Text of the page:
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I hope to become a Zoo Veterinarian. Do you have any advice for me?

I will be majoring in Biology this fall. I'm in South Carolina, which doesn't have a Vet School. I'm hoping to attend the College of Veterinary Medicine at the University of Georgia, which is one of three schools that accepts South Carolina students as "in-state". I also plan to minor in Music with a focus on piano--will that be a help to me at all? #veterinarian #veterinary #veterinary-medicine #animals #animal-health #biology #science

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Danika’s Answer

I highly suggest getting your foot in the door by interning at any zoo or wildlife rehab center that you can while you are in undergrad. If you can, you may want to see about spending a summer interning at the San Diego Zoo, as this is basically THE premier zoo. (you do need at least 1,000 hours of other zoo or wildlife experience before they will even consider you for a volunteer position). If your school has any zoo clubs, definitely consider joining those.

Your answer is great Danika, thanks so much for sharing your expertise! At this moment there are more than 800 unanswered questions so I wanted to encourage you to keep going! So many students will benefit tremendously from hearing from you. Keep up the great work! Jordan Rivera COACH

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Jane Elizabeth’s Answer

I am not a zoo veterinarian but I can give you some advice. If you feel I haven't answered something to your satisfaction, you can reply and I will track down the answer.

First, do whatever you can to limit your educational debt. The salaries in veterinary medicine are limited, regardless of your field, and excessive debt is causing a tremendous amount of stress among veterinarians. Most vets I know have side jobs to help pay down their loans and put off important things like starting a family, traveling, saving for retirement, buying a home because of their debt.

There are many scholarships you can get to pay for your education and you should look into them. The CDC, the army, and several other organizations have scholarships and then you owe them 3-5 years in return. This is a small price to pay if your loans will be more than $50k total when you finish. There are many others and you may find a zoo or wildlife program that will offer this as well.

As for zoo medicine, that particular aspect of veterinary medicine is harder to get into than other aspects. I don't know what kind of zoo experience you have now, but there are a few things you can do to make yourself a more attractive as a graduate.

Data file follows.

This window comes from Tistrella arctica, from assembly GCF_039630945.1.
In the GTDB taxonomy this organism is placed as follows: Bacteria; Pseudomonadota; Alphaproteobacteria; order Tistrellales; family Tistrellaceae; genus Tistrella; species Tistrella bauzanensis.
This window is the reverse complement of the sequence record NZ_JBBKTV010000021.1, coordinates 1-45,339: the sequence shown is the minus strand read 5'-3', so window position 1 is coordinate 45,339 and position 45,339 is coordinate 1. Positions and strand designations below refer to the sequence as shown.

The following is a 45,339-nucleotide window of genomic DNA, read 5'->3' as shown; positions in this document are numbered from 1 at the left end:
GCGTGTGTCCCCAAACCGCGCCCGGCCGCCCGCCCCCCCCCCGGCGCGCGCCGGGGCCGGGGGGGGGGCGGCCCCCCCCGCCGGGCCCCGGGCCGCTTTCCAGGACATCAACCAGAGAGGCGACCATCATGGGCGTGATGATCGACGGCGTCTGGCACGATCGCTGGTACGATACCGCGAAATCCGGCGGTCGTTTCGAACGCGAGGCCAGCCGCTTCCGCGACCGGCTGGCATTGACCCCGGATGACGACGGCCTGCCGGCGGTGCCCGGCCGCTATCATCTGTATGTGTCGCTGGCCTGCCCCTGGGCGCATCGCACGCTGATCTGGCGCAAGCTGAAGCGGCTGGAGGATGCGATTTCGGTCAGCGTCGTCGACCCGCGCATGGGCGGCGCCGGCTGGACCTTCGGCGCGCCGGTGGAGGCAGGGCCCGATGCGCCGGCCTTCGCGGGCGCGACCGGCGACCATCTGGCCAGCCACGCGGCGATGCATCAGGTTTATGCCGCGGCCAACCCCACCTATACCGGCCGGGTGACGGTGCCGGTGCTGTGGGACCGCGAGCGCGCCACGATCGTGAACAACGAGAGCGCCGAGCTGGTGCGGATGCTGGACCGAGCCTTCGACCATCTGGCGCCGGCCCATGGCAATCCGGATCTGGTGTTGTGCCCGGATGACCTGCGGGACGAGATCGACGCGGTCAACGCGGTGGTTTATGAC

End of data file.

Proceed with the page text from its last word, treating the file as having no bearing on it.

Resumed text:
First, getting a second degree such as a masters or PhD. I would google veterinarians who work at zoos and see what other degrees they have. I suspect microbiology, anesthesiology, nutrition and pathology are important.
If you live near a zoo, contact their vet and see if you can buy them lunch or brunch or shadow them for the day and ask them what specialties they think will be important in the next 10 years.

During school there will be electives for ultrasound and dentistry and you should make sure to take these because they will be very important as a zoo vet.

Also, start getting "zoo" experience now and continue throughout school. Volunteer at wildlife sanctuaries or here in Houston we have a wildlife rehab center. These are not actual zoos but will give you significant non-traditional animal experience. Also if you can find a summer internship working at the zoo or you can sometimes find them in other countries helping elephants or whatever animals you are most interested in such as primates, reptiles, etc.

I think music will help you because you will have a built in way to relieve stress and make the people around you happy.

I would also strongly consider a minor in a language. French is expected to overtake Spanish as the most widely spoken 1st or 2nd language. But since zoo animals frequently come from other countries, knowing other languages makes you very marketable as a vet.

I would also recommend applying to any vet school that will take you as an in state student.
I hope this helps and I wish you the best of luck in school.